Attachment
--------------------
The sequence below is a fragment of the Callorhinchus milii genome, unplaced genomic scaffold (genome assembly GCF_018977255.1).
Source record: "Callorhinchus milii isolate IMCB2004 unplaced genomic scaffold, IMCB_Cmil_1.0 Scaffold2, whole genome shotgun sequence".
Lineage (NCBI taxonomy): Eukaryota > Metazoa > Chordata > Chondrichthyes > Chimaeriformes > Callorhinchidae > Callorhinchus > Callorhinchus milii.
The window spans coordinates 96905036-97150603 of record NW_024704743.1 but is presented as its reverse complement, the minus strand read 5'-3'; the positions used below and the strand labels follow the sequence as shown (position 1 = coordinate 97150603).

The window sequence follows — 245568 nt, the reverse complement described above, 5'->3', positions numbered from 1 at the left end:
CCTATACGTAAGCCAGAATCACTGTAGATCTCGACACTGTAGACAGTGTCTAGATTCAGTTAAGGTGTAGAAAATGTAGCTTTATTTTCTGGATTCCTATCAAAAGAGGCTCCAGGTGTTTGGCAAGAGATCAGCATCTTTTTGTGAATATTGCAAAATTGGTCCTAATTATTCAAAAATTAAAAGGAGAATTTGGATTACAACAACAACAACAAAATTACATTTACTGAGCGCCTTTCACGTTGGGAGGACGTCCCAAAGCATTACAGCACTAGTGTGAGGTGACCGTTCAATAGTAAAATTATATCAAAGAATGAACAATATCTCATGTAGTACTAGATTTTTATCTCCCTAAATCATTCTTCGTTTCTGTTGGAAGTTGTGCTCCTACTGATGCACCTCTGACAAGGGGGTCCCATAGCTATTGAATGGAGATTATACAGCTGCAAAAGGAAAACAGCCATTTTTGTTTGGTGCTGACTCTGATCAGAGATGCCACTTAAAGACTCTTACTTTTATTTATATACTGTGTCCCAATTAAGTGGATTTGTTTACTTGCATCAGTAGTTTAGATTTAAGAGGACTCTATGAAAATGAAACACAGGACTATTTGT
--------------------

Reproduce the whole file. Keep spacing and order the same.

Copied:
The sequence below is a fragment of the Callorhinchus milii genome, unplaced genomic scaffold (genome assembly GCF_018977255.1).
Source record: "Callorhinchus milii isolate IMCB2004 unplaced genomic scaffold, IMCB_Cmil_1.0 Scaffold2, whole genome shotgun sequence".
Lineage (NCBI taxonomy): Eukaryota > Metazoa > Chordata > Chondrichthyes > Chimaeriformes > Callorhinchidae > Callorhinchus > Callorhinchus milii.
The window spans coordinates 96905036-97150603 of record NW_024704743.1 but is presented as its reverse complement, the minus strand read 5'-3'; the positions used below and the strand labels follow the sequence as shown (position 1 = coordinate 97150603).

The window sequence follows — 245568 nt, the reverse complement described above, 5'->3', positions numbered from 1 at the left end:
CCTATACGTAAGCCAGAATCACTGTAGATCTCGACACTGTAGACAGTGTCTAGATTCAGTTAAGGTGTAGAAAATGTAGCTTTATTTTCTGGATTCCTATCAAAAGAGGCTCCAGGTGTTTGGCAAGAGATCAGCATCTTTTTGTGAATATTGCAAAATTGGTCCTAATTATTCAAAAATTAAAAGGAGAATTTGGATTACAACAACAACAACAAAATTACATTTACTGAGCGCCTTTCACGTTGGGAGGACGTCCCAAAGCATTACAGCACTAGTGTGAGGTGACCGTTCAATAGTAAAATTATATCAAAGAATGAACAATATCTCATGTAGTACTAGATTTTTATCTCCCTAAATCATTCTTCGTTTCTGTTGGAAGTTGTGCTCCTACTGATGCACCTCTGACAAGGGGGTCCCATAGCTATTGAATGGAGATTATACAGCTGCAAAAGGAAAACAGCCATTTTTGTTTGGTGCTGACTCTGATCAGAGATGCCACTTAAAGACTCTTACTTTTATTTATATACTGTGTCCCAATTAAGTGGATTTGTTTACTTGCATCAGTAGTTTAGATTTAAGAGGACTCTATGAAAATGAAACACAGGACTATTTGT